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Saturday, May 17, 2014

Making Two Unuseable Saddlebag Sets into One Runnable Set

My friend Panhead Pat gave me these awesome saddlebags. They are actually old Hondaline bags, but they are super heavy leather and a really nice size between not enough and way too big. I loved running one on the left of my shovelhead and one on the left of my Vulcan. When I redid my Vulcan for light duty two up with my son I decided to run both bags on the Vulcan.

This has left me in a bind on the shovelhead. I bought a Nash Half and Half bag specifically for the rigid frame on the Vulcan. It's just not quite big enough for what I need and really wish I could find another set of Hondaline bags like I have.

Looking around on a Facebook parts swapping page I found these. A bit bigger, not real leather, a little blinged out, but with a different cool look about them. They should work well on the Vulcan, especially as my son gets old enough to do some longer day trips with me.

Here's the rub, The Hondalines were throw overs that I mounted like this.

My new old bags were throw overs once, but the over part has been cut off.

Luckily, the now cut off throw over part was sandwiched between the back and top pieces of the bag.

Now I had a plan. I could easily add a new throw over section to the bags and mount them up. I have been holding onto this nasty set of throw overs that came with the pile of shovelhead parts and I never knew why. These will be the donor material for my new bags.

First thing to do is to drill out and remove all the top back corner rivets in both sets of bags.

Now unstitched the seams of the back/throwover section of the nasty old bags.

Unstitch the cut off throw over section of the new bags.

The piece from the old bag was the back and throw over part and needs to be cut to resemble the cut off throw over of the bags I want to use.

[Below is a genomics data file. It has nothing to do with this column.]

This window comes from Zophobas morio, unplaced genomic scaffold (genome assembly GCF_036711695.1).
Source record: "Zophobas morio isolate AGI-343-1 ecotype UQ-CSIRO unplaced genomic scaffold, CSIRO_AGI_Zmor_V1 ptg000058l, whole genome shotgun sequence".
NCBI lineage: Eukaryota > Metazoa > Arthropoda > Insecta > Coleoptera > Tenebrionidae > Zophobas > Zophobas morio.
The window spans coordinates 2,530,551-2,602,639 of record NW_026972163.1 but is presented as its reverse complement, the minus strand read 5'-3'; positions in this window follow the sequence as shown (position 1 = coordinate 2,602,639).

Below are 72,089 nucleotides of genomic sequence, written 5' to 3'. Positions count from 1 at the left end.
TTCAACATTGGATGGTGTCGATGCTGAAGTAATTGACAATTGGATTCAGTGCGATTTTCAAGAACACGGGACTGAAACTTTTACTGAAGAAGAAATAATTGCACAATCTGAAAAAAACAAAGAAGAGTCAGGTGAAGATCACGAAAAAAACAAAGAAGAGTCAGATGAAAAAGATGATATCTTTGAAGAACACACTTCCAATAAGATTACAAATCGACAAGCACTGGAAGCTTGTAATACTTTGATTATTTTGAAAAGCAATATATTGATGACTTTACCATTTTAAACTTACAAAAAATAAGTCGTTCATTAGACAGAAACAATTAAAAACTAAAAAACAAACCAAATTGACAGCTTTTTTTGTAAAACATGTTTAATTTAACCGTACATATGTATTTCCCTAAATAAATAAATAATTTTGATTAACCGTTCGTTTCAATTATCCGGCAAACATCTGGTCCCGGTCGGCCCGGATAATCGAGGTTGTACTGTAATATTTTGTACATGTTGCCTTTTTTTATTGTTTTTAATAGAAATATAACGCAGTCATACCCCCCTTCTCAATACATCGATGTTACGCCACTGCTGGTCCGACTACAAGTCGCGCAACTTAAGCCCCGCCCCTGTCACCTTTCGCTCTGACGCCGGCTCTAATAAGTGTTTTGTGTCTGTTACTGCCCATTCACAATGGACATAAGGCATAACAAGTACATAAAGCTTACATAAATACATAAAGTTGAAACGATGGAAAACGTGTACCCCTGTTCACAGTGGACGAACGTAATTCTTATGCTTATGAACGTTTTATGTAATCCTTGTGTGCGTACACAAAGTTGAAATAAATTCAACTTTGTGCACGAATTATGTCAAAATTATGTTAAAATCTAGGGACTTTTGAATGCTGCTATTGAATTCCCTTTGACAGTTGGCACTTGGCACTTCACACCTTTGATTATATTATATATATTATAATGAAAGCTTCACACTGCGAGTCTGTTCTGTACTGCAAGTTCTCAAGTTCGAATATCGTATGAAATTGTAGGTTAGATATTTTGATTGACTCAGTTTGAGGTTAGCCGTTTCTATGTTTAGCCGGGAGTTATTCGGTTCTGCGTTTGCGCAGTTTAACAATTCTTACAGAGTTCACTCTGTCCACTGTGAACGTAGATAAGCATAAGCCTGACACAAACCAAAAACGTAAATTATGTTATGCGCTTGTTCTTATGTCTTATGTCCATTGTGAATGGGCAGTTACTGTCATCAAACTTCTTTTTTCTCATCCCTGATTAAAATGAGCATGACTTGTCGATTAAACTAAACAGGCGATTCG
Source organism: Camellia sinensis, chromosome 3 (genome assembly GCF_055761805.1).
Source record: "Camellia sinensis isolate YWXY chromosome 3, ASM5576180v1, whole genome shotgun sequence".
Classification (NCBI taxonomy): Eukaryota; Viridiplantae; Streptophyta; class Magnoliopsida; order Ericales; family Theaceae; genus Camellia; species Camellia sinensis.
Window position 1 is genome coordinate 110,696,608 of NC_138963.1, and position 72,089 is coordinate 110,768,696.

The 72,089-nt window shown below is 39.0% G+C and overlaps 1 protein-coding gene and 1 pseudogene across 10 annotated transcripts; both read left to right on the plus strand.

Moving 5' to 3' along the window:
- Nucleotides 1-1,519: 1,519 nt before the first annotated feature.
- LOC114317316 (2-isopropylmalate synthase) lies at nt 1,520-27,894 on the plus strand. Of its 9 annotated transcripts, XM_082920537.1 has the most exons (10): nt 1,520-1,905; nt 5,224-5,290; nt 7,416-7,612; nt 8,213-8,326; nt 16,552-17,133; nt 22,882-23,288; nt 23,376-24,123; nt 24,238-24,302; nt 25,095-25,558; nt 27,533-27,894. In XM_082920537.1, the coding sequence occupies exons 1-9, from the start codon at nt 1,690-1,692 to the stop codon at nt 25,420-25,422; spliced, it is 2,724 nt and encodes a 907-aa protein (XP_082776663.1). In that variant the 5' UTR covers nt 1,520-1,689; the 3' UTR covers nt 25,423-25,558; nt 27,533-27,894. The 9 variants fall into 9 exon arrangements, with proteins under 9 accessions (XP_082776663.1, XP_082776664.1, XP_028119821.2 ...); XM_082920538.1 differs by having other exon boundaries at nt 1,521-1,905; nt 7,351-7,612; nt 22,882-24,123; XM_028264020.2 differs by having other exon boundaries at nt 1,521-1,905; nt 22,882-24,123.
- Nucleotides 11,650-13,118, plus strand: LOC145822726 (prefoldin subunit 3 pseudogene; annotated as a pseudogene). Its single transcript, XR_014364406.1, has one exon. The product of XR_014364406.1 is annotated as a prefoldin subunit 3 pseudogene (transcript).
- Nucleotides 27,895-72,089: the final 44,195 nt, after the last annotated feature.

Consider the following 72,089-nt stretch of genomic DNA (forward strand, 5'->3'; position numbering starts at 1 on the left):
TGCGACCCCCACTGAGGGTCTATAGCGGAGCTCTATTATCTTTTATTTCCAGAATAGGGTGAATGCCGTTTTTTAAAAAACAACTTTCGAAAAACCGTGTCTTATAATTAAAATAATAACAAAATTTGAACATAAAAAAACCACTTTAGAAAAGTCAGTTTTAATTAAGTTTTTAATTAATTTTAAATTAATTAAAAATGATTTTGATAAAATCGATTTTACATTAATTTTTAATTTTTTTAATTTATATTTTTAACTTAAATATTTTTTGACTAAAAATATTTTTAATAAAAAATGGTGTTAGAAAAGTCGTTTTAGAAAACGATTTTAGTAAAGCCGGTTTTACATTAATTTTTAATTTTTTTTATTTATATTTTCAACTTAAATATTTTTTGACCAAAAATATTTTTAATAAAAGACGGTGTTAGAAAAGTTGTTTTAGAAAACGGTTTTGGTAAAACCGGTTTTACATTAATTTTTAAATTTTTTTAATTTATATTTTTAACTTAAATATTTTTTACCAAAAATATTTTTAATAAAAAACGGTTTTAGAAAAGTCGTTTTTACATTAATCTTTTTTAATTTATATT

Looking about right.

It's a bit longer, too, so that needs addressed and it needs a new rivet hole(I should have held out on the hole until it was stitched to the new bag. I had to make another new hole then anyway.)

Tandy instructional video to the rescue again. This wound up being a four handed job. The lid for the bags was curled in the way most of the time and the new bags appear to homemade so the holes do not perfectly line up for stitching, making this thing pretty challenging. My wife helped me a ton as always, even working hard on Mothers' Day.

If you thought the out of alignment hole were a trick to stitch the first time, just wait until you have to do the backstitching at the end. But oh sweet success. We did put off stitching the second bag up for a couple of days.

This is turning out great and well worth the effort.

Rivets in the corners.

After about ten mock-ups I figured out that there needs to be clearance for my sissy bar support plates.

Like a glove.

Not super cool, but about the best you can do for a two-up bagged-up bike.

Sunday, May 11, 2014

1500 Vulcan Oil Pump Gear Circlip Installer

So, if you're familiar with 1500 Vulcans then you probably know about the POG, JOG, and SOG. If you don't know or are considering a 1500 Vulcan, read up on it, here.

Anyhow, properly replacing a POG or a SOG that lost its circlip(item 480) requires splitting the cases. Obviously a major job.

So my friend Vulcan Scott had a POG and did a JOG and then lost the circlip. So he figured out a way to swap to SOG with splitting cases. I'm going to try to explain this process from what he told me and using the pictures he provided me.

Here's a picture of a POG and hell hole for reference.

Vulcan Scott practiced with the shaft of his old POG.

First off, he widened the circlip groove on the shaft of the SOG with a dremel and cut off wheel.

He then cut a nice bevel onto the end of the shaft with a dremel and grinding wheel.

Next he built a tool to hold the circlip in the hell hole during installation. It's a washer that fits over the shaft and then cut to a "C" shape. This was brazed onto a stiff wire. The circlip was "glued" to the C-washer with some sticky grease. Into the hell hole with it. Lay on your back and install the greased end of the gearshaft into the hole and turn it until the circlip finds its home. Prayers or swear words, whichever you prefer, are required during that last step.

Simple as a pimple, right?

Saturday, May 10, 2014

Motorcycle Zip Tie Tire Removal Attempt

So I saw a few neat youtube videos of people changing tires with zip ties and it seemed doable.

I don't know how much difference a sport bike tire and wide rim makes, but I'm not tiring this method again on cruiser tires. I wound up doing it the old way.

Homemade Motorcycle Tire Bead Breaker Video

I decided to do a little video of my bead breaker. I've used it a lot and sometimes the second bead can be stubborn, but my breaker still works okay.